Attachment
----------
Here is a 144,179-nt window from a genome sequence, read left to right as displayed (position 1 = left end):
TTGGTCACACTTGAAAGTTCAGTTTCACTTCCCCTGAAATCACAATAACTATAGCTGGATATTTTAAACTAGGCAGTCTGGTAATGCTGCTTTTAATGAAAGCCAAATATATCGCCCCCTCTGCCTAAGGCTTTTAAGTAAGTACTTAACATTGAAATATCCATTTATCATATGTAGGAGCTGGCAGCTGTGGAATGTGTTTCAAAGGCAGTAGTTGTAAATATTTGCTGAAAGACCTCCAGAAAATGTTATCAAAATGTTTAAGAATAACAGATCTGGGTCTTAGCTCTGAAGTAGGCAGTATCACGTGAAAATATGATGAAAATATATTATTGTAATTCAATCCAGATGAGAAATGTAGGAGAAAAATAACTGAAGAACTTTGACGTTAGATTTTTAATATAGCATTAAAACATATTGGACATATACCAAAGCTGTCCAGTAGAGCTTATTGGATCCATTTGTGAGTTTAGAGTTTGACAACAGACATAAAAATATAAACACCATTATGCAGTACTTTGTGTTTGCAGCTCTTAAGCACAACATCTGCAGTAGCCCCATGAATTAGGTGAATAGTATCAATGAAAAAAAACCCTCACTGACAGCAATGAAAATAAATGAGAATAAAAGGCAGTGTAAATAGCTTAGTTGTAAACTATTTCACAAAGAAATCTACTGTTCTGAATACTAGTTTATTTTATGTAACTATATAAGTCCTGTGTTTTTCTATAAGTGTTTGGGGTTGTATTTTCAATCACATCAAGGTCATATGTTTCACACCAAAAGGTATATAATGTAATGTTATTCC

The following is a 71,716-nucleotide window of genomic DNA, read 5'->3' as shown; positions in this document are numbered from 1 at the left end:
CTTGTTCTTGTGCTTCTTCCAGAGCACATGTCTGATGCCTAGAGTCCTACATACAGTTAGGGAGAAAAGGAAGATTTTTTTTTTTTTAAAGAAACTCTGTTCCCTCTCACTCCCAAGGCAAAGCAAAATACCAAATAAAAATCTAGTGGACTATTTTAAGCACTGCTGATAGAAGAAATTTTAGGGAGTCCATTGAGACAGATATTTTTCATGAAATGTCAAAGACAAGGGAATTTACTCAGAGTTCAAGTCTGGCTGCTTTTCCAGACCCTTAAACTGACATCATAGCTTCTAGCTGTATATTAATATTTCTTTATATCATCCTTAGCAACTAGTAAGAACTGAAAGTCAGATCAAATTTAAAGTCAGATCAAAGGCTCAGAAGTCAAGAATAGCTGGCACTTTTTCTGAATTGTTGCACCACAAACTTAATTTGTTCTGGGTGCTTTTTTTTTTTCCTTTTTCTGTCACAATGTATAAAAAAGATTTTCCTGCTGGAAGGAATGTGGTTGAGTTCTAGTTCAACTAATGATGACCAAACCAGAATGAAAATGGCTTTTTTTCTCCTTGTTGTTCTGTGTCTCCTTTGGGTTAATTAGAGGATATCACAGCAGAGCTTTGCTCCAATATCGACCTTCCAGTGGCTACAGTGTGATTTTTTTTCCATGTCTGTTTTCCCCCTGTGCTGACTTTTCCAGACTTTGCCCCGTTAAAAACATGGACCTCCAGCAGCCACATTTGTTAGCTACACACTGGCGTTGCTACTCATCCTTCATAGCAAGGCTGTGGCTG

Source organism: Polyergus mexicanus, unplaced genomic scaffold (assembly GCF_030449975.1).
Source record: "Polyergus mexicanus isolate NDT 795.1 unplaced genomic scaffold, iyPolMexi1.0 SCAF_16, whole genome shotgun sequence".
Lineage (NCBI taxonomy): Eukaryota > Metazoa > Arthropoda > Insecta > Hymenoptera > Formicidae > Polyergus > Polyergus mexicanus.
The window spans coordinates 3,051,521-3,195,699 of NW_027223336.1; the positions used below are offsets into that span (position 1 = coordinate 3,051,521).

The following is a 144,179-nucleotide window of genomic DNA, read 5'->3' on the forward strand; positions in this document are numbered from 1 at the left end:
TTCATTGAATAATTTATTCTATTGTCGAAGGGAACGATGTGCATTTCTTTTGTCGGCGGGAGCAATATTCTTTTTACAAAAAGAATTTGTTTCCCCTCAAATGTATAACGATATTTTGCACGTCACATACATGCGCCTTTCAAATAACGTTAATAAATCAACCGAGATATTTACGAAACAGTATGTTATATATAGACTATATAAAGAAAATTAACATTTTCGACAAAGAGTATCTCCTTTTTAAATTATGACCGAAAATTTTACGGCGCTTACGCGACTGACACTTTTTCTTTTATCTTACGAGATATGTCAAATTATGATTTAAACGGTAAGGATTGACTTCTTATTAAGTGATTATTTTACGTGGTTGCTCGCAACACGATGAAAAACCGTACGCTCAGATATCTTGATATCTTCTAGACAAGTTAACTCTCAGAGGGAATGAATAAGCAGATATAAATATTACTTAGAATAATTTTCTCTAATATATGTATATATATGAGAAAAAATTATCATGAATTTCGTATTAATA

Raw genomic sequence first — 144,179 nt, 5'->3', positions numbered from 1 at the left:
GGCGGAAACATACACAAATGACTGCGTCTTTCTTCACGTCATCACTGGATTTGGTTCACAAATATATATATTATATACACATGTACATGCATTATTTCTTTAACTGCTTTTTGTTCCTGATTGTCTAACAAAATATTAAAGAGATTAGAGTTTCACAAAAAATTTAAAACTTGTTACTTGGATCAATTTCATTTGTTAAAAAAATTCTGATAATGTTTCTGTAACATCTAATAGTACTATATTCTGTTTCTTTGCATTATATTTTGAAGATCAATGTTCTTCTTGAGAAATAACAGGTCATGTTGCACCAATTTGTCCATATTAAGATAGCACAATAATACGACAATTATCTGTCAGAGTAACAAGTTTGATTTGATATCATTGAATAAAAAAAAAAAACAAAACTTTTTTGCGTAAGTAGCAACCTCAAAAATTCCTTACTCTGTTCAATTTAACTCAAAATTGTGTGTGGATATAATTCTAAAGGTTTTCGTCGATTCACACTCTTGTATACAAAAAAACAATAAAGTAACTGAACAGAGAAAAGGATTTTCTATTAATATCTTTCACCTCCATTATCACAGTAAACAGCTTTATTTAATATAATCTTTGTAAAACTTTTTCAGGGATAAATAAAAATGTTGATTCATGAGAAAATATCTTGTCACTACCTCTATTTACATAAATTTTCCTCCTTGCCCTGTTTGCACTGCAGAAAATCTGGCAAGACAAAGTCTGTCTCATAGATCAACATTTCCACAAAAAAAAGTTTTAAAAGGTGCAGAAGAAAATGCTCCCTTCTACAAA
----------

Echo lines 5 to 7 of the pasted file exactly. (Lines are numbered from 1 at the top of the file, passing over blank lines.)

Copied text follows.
Source organism: Polyergus mexicanus, unplaced genomic scaffold (assembly GCF_030449975.1).
Source record: "Polyergus mexicanus isolate NDT 795.1 unplaced genomic scaffold, iyPolMexi1.0 SCAF_16, whole genome shotgun sequence".
Lineage (NCBI taxonomy): Eukaryota > Metazoa > Arthropoda > Insecta > Hymenoptera > Formicidae > Polyergus > Polyergus mexicanus.